Parkinson’s disease is due to the progressive degeneration of the neurones in the substantia nigra of the midbrain. This leads to deficiency of the neurotransmitter Dopamine, resulting in uninhibited random firing of the motor control neurons, causing the characteristic tremor seen in those affected with Parkinson's Disease (PD).
There are four primary features seen in PD:-
- Resting tremor, where limbs tend to exhibit a slight to moderate amount of uncontrollable movement when at rest
- Rigidity of the limbs, face, and trunk
- Bradykinesia, or slow movement
- Postural instability, or impaired balance
These all contribute to the gait disturbance seen in PD
There is also an accumulation of Lewy Bodies in Parkinson’s disease, these are abnormal aggregates of proteins within the neurones. Other neurotransmitters likely to be involved are MAO, GABA and Serotonin.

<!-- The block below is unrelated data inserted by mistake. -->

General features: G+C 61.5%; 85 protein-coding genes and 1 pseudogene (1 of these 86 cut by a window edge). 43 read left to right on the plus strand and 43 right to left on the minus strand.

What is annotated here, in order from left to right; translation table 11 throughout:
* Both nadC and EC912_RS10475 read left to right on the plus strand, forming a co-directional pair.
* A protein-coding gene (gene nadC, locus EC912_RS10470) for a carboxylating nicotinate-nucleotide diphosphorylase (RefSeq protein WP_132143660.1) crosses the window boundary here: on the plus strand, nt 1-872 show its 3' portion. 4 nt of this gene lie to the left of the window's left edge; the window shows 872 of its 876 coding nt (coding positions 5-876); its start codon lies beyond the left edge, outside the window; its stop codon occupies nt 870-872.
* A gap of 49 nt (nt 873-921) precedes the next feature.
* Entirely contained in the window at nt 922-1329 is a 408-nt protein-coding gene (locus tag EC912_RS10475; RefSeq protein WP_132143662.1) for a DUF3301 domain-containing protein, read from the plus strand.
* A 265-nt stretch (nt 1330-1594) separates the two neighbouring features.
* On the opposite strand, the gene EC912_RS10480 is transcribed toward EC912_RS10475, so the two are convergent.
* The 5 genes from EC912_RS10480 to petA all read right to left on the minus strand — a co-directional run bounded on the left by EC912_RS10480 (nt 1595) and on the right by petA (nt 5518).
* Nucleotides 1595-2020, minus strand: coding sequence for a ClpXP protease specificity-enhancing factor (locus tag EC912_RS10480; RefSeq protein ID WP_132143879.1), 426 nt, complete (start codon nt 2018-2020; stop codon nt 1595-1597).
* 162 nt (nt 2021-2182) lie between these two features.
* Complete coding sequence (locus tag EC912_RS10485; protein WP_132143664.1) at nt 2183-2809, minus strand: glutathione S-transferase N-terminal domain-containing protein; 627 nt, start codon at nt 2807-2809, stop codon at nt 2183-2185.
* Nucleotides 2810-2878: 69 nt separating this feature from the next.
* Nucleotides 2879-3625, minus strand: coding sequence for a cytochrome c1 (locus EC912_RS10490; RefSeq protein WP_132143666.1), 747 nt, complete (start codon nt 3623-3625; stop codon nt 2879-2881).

Symptoms resembling those of Parkinson’s disease have been described for thousands of years; There are citing’s from ancient Egypt, in the ancient Greek Illiad and in the Bible. In Ayurvedic Indian medicine, as far back as 500BC the condition was called “Kampavata”- meaning tremor, levodopa rich Macuna beans were used as a treatment.
The neurodegenerative condition was first officially described in 1817 by an English doctor, James Parkinson, when he published An Essay on the Shaking Palsy detailing the characteristic features which he called paralysis agitans, Charcot renamed the eponymous condition we know today as Parkinson’s disease.